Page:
Originally from Suriname, a country colonized by the Dutch, Zorgvol grew up playing soccer. But he switched to basketball after a recruiter noticed suggested he switch to basketball because of his height. With the support of his family, Zorgvol started honing his skills on the hardwood.

“My mom wanted me to play basketball, too,” Zorgvol said.

He eventually moved to Puerto Rico as one of two Surinamese athletes selected to participate in an international camp. Zorgvol credits Puerto Rico as the place where his career took off.

“The camp in Puerto Rico changed my whole basketball life. It made me take it more serious,” Zorgvol said.

Being named a top-five recruit at the camp landed Zorgvol a spot at Central Florida Christian Academy, where he spent two years before being recruited to play at the collegiate level.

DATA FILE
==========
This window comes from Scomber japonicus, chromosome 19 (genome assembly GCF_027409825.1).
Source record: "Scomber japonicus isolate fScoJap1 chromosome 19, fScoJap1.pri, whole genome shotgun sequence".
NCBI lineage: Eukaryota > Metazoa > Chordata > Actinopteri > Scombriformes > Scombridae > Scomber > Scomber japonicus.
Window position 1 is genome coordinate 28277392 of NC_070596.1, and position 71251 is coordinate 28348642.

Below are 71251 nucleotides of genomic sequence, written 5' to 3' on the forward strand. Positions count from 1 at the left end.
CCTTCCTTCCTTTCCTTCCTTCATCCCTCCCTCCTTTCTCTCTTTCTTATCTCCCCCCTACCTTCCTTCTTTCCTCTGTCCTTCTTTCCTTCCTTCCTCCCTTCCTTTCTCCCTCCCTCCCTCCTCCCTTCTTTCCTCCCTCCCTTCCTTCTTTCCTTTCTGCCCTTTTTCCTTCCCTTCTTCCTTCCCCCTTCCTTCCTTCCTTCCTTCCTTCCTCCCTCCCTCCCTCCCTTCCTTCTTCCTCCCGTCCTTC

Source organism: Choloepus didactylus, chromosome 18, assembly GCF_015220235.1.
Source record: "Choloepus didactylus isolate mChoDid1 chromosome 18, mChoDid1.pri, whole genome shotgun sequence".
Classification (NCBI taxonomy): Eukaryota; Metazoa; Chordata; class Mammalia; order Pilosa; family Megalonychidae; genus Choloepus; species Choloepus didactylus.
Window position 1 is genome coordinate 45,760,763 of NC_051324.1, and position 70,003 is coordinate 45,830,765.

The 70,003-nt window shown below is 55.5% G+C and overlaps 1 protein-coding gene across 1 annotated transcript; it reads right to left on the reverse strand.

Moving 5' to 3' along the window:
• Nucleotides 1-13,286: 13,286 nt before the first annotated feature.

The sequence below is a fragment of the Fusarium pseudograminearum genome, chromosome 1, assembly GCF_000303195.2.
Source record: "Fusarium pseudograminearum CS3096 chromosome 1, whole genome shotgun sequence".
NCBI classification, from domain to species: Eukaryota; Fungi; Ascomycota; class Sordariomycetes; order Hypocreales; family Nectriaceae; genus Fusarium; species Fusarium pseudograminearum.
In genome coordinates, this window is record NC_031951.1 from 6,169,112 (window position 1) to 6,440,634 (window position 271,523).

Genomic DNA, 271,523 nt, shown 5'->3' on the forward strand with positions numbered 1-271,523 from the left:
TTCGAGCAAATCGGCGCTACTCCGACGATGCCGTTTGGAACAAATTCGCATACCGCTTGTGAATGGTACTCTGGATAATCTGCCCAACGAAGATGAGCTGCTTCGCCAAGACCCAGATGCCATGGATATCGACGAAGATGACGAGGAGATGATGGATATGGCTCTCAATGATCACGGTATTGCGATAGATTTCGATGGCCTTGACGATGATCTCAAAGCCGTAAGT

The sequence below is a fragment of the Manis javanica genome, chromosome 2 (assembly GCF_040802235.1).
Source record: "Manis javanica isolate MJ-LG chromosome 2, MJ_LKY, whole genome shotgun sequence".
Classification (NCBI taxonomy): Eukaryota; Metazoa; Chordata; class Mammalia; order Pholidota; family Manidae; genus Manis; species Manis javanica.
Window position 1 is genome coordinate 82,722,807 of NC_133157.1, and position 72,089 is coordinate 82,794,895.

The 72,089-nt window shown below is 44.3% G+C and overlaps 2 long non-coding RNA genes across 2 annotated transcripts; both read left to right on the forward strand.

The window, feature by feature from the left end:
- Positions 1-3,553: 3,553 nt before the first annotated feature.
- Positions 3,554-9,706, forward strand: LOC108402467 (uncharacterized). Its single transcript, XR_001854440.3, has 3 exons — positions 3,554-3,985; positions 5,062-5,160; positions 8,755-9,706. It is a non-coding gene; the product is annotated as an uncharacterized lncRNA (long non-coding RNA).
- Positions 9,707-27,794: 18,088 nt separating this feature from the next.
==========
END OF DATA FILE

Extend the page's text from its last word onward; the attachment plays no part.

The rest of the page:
Harris was the lead recruiter for Zorgvol, and said his commitment was unlike most.

“We had just got a commitment from Chris Brandon, so we were looking for another big that we knew was more of a long term project. Literally, I’m just on Google searching kids, looking at scouting services, and I come across Imanuel’s name,” Harris said.

After watching tape and communicating with head coach Darrin Horn, Harris decided to reach out to Zorgvol on Instagram. Zorgvol was ready to commit to a Division II school and isn’t one to regularly check messages on social media. But he said his new recruitment may have been the result of divine intervention.

“I prayed. I asked God, ‘Is this a good decision?’” Zorgvol said.

He decided to accept Harris’ message request on a Friday morning, and by Monday, he had committed to NKU.

Now that Zorgvol is on campus, he said statistics are irrelevant. He knows, as the old adage goes, that the name on the front of the jersey is more important than the name on the back. 

“I don’t care if I score, I just want to win championships,” Zorgvol said.